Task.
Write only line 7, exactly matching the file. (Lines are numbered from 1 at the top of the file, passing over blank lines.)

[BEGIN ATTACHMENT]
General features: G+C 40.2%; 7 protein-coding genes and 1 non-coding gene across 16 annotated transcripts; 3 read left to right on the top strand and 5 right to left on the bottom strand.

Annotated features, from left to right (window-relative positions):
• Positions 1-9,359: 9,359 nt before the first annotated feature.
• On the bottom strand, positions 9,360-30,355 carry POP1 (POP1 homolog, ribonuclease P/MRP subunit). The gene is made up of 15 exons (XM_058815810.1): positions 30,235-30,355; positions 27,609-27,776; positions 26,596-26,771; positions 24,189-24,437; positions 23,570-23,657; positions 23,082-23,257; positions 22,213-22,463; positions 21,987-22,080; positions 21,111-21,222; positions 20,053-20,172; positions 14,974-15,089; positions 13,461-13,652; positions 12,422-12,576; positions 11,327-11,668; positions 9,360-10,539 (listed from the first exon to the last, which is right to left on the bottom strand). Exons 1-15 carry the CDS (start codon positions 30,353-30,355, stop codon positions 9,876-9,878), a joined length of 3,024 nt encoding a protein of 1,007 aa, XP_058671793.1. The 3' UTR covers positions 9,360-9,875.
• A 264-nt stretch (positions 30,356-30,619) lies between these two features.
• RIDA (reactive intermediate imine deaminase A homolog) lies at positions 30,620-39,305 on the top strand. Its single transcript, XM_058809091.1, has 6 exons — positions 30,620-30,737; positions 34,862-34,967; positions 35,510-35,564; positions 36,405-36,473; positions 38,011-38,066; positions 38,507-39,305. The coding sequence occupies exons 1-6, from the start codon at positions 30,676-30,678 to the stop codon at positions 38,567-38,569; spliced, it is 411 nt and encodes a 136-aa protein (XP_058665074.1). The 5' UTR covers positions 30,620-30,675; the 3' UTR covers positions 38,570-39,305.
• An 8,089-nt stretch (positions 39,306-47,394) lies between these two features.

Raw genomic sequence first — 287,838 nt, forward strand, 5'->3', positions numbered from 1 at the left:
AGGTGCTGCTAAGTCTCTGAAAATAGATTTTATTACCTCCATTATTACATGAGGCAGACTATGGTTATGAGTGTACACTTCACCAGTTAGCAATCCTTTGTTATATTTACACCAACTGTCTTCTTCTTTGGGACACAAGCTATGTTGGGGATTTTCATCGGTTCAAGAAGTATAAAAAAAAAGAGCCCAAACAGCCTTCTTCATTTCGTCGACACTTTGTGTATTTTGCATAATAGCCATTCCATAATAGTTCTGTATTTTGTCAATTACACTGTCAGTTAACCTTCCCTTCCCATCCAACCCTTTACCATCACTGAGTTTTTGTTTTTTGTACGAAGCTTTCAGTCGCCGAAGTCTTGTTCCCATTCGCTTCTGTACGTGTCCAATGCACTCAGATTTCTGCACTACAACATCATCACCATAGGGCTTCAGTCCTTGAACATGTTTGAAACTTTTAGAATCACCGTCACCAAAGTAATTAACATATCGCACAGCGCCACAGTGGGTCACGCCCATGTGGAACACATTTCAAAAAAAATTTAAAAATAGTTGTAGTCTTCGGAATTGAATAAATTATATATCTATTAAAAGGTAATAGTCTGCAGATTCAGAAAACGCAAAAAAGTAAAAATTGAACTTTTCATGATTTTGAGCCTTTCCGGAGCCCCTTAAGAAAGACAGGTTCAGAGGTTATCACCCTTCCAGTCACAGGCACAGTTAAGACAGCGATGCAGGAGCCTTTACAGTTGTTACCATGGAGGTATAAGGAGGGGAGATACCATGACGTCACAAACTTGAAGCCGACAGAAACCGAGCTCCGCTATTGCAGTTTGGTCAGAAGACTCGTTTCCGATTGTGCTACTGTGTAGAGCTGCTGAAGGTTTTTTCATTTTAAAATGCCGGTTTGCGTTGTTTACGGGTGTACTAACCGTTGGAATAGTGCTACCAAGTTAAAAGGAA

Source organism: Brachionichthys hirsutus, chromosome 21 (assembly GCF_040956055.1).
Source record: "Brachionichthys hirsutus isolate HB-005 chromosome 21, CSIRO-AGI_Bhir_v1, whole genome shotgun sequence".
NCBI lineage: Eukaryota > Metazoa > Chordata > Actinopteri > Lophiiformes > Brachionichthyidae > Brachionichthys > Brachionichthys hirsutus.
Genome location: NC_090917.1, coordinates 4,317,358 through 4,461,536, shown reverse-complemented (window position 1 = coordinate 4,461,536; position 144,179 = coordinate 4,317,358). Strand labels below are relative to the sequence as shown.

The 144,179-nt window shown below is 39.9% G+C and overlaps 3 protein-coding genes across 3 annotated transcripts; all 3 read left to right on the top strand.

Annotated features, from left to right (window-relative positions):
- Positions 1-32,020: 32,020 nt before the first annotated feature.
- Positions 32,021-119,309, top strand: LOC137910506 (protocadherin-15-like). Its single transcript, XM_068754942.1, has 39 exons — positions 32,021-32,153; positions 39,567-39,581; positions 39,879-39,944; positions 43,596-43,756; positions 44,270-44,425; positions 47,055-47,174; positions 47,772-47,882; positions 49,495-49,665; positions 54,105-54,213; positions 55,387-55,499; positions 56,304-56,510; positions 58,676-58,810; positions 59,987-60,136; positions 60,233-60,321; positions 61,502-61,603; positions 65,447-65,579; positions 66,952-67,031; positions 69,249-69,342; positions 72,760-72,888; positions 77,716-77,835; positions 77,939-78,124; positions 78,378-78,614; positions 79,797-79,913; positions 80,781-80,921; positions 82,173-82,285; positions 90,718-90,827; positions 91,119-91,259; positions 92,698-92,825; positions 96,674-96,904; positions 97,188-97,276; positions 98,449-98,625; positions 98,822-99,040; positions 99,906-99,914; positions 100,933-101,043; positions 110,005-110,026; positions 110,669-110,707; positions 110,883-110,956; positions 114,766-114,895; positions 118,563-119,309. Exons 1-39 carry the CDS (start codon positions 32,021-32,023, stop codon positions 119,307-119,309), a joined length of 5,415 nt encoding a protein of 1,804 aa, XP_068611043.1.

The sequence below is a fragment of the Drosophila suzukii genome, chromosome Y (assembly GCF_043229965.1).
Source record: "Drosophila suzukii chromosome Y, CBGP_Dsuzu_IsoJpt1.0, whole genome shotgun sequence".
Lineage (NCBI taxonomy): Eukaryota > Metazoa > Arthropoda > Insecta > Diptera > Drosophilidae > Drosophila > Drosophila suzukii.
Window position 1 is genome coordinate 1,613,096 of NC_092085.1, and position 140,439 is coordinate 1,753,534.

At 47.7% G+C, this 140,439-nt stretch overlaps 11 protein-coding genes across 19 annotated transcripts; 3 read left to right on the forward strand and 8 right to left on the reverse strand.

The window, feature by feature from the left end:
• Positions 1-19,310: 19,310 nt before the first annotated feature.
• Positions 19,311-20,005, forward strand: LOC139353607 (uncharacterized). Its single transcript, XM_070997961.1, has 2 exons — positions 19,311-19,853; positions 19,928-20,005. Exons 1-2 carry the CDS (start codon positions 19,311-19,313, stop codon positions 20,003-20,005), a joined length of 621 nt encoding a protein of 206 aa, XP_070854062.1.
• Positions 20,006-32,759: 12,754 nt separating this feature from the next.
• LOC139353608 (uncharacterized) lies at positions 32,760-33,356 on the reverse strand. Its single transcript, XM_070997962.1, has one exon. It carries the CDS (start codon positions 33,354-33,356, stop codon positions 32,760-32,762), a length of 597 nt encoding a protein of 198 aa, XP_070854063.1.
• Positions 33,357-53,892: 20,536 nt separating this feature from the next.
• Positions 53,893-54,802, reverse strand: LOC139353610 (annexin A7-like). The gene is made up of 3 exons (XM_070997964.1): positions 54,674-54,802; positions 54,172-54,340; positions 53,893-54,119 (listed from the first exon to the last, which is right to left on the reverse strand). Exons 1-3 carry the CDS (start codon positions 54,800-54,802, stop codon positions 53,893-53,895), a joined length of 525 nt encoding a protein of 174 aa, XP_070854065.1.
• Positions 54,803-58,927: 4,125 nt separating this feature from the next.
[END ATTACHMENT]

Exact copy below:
• An 8,089-nt stretch (positions 39,306-47,394) lies between these two features.